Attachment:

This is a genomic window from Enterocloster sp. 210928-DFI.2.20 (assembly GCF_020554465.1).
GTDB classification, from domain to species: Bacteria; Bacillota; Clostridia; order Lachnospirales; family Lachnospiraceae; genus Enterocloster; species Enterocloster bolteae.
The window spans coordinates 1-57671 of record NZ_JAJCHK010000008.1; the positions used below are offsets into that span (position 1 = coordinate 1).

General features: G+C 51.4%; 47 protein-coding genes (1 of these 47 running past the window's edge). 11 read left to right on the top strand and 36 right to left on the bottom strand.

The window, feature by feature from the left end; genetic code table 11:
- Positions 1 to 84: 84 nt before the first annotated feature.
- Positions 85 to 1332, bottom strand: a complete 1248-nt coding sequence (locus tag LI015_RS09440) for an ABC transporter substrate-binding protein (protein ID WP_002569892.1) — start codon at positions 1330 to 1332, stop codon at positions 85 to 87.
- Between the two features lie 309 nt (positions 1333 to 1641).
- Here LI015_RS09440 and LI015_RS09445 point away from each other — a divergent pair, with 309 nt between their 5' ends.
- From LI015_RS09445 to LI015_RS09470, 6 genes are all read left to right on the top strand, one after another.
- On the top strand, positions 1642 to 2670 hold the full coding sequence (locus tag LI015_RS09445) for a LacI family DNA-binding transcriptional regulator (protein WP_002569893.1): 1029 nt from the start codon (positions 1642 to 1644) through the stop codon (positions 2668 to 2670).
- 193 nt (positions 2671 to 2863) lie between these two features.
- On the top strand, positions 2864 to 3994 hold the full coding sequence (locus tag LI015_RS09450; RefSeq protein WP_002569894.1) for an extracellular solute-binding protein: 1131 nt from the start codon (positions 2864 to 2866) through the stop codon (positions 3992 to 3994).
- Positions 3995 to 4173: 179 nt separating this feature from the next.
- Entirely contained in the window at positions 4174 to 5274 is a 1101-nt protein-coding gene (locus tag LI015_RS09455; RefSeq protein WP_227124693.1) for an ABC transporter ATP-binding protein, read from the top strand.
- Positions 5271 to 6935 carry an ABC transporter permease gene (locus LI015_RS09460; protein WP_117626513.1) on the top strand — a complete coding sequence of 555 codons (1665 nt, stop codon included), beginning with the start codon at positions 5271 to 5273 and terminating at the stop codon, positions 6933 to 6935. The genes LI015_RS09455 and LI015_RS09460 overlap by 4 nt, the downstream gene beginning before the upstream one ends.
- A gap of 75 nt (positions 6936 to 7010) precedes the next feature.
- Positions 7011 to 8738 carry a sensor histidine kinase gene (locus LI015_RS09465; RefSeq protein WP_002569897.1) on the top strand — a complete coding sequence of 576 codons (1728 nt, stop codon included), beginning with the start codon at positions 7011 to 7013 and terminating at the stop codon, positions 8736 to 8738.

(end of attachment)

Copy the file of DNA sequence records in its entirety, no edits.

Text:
This is a genomic window from Enterocloster sp. 210928-DFI.2.20 (assembly GCF_020554465.1).
GTDB classification, from domain to species: Bacteria; Bacillota; Clostridia; order Lachnospirales; family Lachnospiraceae; genus Enterocloster; species Enterocloster bolteae.
The window spans coordinates 1-57671 of record NZ_JAJCHK010000008.1; the positions used below are offsets into that span (position 1 = coordinate 1).

General features: G+C 51.4%; 47 protein-coding genes (1 of these 47 running past the window's edge). 11 read left to right on the top strand and 36 right to left on the bottom strand.

The window, feature by feature from the left end; genetic code table 11:
- Positions 1 to 84: 84 nt before the first annotated feature.
- Positions 85 to 1332, bottom strand: a complete 1248-nt coding sequence (locus tag LI015_RS09440) for an ABC transporter substrate-binding protein (protein ID WP_002569892.1) — start codon at positions 1330 to 1332, stop codon at positions 85 to 87.
- Between the two features lie 309 nt (positions 1333 to 1641).
- Here LI015_RS09440 and LI015_RS09445 point away from each other — a divergent pair, with 309 nt between their 5' ends.
- From LI015_RS09445 to LI015_RS09470, 6 genes are all read left to right on the top strand, one after another.
- On the top strand, positions 1642 to 2670 hold the full coding sequence (locus tag LI015_RS09445) for a LacI family DNA-binding transcriptional regulator (protein WP_002569893.1): 1029 nt from the start codon (positions 1642 to 1644) through the stop codon (positions 2668 to 2670).
- 193 nt (positions 2671 to 2863) lie between these two features.
- On the top strand, positions 2864 to 3994 hold the full coding sequence (locus tag LI015_RS09450; RefSeq protein WP_002569894.1) for an extracellular solute-binding protein: 1131 nt from the start codon (positions 2864 to 2866) through the stop codon (positions 3992 to 3994).
- Positions 3995 to 4173: 179 nt separating this feature from the next.
- Entirely contained in the window at positions 4174 to 5274 is a 1101-nt protein-coding gene (locus tag LI015_RS09455; RefSeq protein WP_227124693.1) for an ABC transporter ATP-binding protein, read from the top strand.
- Positions 5271 to 6935 carry an ABC transporter permease gene (locus LI015_RS09460; protein WP_117626513.1) on the top strand — a complete coding sequence of 555 codons (1665 nt, stop codon included), beginning with the start codon at positions 5271 to 5273 and terminating at the stop codon, positions 6933 to 6935. The genes LI015_RS09455 and LI015_RS09460 overlap by 4 nt, the downstream gene beginning before the upstream one ends.
- A gap of 75 nt (positions 6936 to 7010) precedes the next feature.
- Positions 7011 to 8738 carry a sensor histidine kinase gene (locus LI015_RS09465; RefSeq protein WP_002569897.1) on the top strand — a complete coding sequence of 576 codons (1728 nt, stop codon included), beginning with the start codon at positions 7011 to 7013 and terminating at the stop codon, positions 8736 to 8738.